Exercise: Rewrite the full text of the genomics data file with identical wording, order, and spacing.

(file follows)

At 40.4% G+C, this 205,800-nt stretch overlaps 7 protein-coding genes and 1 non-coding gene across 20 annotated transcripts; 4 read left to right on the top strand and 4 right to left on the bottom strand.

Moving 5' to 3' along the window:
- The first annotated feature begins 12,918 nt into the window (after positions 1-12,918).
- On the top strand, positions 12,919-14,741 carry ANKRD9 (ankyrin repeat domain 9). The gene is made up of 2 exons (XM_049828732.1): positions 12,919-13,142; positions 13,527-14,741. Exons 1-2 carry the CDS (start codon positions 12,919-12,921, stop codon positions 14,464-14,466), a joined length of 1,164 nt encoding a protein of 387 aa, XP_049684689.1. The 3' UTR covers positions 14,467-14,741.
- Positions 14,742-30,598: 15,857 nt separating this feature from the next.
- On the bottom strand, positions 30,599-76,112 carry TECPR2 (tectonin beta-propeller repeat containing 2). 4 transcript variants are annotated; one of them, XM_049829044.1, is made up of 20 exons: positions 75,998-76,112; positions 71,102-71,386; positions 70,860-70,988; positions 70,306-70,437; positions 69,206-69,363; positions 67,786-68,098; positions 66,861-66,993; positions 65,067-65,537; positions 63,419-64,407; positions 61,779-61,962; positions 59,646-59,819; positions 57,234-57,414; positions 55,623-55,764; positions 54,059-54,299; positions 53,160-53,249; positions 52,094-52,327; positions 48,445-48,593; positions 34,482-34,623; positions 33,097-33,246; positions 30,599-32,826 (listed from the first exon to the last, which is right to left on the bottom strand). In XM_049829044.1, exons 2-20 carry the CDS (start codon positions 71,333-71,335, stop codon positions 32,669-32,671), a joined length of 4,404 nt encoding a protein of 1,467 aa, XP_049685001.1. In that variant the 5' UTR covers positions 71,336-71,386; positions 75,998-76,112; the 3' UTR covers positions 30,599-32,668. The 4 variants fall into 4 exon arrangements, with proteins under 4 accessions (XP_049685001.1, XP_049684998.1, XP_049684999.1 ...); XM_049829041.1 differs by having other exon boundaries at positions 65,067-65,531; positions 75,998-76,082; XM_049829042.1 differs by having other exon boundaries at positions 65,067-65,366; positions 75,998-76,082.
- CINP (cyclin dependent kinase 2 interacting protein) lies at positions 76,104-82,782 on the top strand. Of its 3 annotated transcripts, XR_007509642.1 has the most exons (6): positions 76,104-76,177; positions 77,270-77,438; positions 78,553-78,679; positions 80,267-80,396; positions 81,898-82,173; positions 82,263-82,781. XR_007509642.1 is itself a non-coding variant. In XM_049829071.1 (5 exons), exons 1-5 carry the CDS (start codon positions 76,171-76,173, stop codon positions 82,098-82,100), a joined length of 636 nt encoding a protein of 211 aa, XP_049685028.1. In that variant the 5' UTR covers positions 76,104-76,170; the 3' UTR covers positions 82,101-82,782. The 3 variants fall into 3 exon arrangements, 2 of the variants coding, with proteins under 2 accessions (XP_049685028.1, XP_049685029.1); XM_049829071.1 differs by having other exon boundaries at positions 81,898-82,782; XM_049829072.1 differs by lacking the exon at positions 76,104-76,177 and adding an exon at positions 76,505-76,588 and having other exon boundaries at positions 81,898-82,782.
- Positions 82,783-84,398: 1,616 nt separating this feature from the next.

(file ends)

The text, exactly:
At 40.4% G+C, this 205,800-nt stretch overlaps 7 protein-coding genes and 1 non-coding gene across 20 annotated transcripts; 4 read left to right on the top strand and 4 right to left on the bottom strand.

Moving 5' to 3' along the window:
- The first annotated feature begins 12,918 nt into the window (after positions 1-12,918).
- On the top strand, positions 12,919-14,741 carry ANKRD9 (ankyrin repeat domain 9). The gene is made up of 2 exons (XM_049828732.1): positions 12,919-13,142; positions 13,527-14,741. Exons 1-2 carry the CDS (start codon positions 12,919-12,921, stop codon positions 14,464-14,466), a joined length of 1,164 nt encoding a protein of 387 aa, XP_049684689.1. The 3' UTR covers positions 14,467-14,741.
- Positions 14,742-30,598: 15,857 nt separating this feature from the next.
- On the bottom strand, positions 30,599-76,112 carry TECPR2 (tectonin beta-propeller repeat containing 2). 4 transcript variants are annotated; one of them, XM_049829044.1, is made up of 20 exons: positions 75,998-76,112; positions 71,102-71,386; positions 70,860-70,988; positions 70,306-70,437; positions 69,206-69,363; positions 67,786-68,098; positions 66,861-66,993; positions 65,067-65,537; positions 63,419-64,407; positions 61,779-61,962; positions 59,646-59,819; positions 57,234-57,414; positions 55,623-55,764; positions 54,059-54,299; positions 53,160-53,249; positions 52,094-52,327; positions 48,445-48,593; positions 34,482-34,623; positions 33,097-33,246; positions 30,599-32,826 (listed from the first exon to the last, which is right to left on the bottom strand). In XM_049829044.1, exons 2-20 carry the CDS (start codon positions 71,333-71,335, stop codon positions 32,669-32,671), a joined length of 4,404 nt encoding a protein of 1,467 aa, XP_049685001.1. In that variant the 5' UTR covers positions 71,336-71,386; positions 75,998-76,112; the 3' UTR covers positions 30,599-32,668. The 4 variants fall into 4 exon arrangements, with proteins under 4 accessions (XP_049685001.1, XP_049684998.1, XP_049684999.1 ...); XM_049829041.1 differs by having other exon boundaries at positions 65,067-65,531; positions 75,998-76,082; XM_049829042.1 differs by having other exon boundaries at positions 65,067-65,366; positions 75,998-76,082.
- CINP (cyclin dependent kinase 2 interacting protein) lies at positions 76,104-82,782 on the top strand. Of its 3 annotated transcripts, XR_007509642.1 has the most exons (6): positions 76,104-76,177; positions 77,270-77,438; positions 78,553-78,679; positions 80,267-80,396; positions 81,898-82,173; positions 82,263-82,781. XR_007509642.1 is itself a non-coding variant. In XM_049829071.1 (5 exons), exons 1-5 carry the CDS (start codon positions 76,171-76,173, stop codon positions 82,098-82,100), a joined length of 636 nt encoding a protein of 211 aa, XP_049685028.1. In that variant the 5' UTR covers positions 76,104-76,170; the 3' UTR covers positions 82,101-82,782. The 3 variants fall into 3 exon arrangements, 2 of the variants coding, with proteins under 2 accessions (XP_049685028.1, XP_049685029.1); XM_049829071.1 differs by having other exon boundaries at positions 81,898-82,782; XM_049829072.1 differs by lacking the exon at positions 76,104-76,177 and adding an exon at positions 76,505-76,588 and having other exon boundaries at positions 81,898-82,782.
- Positions 82,783-84,398: 1,616 nt separating this feature from the next.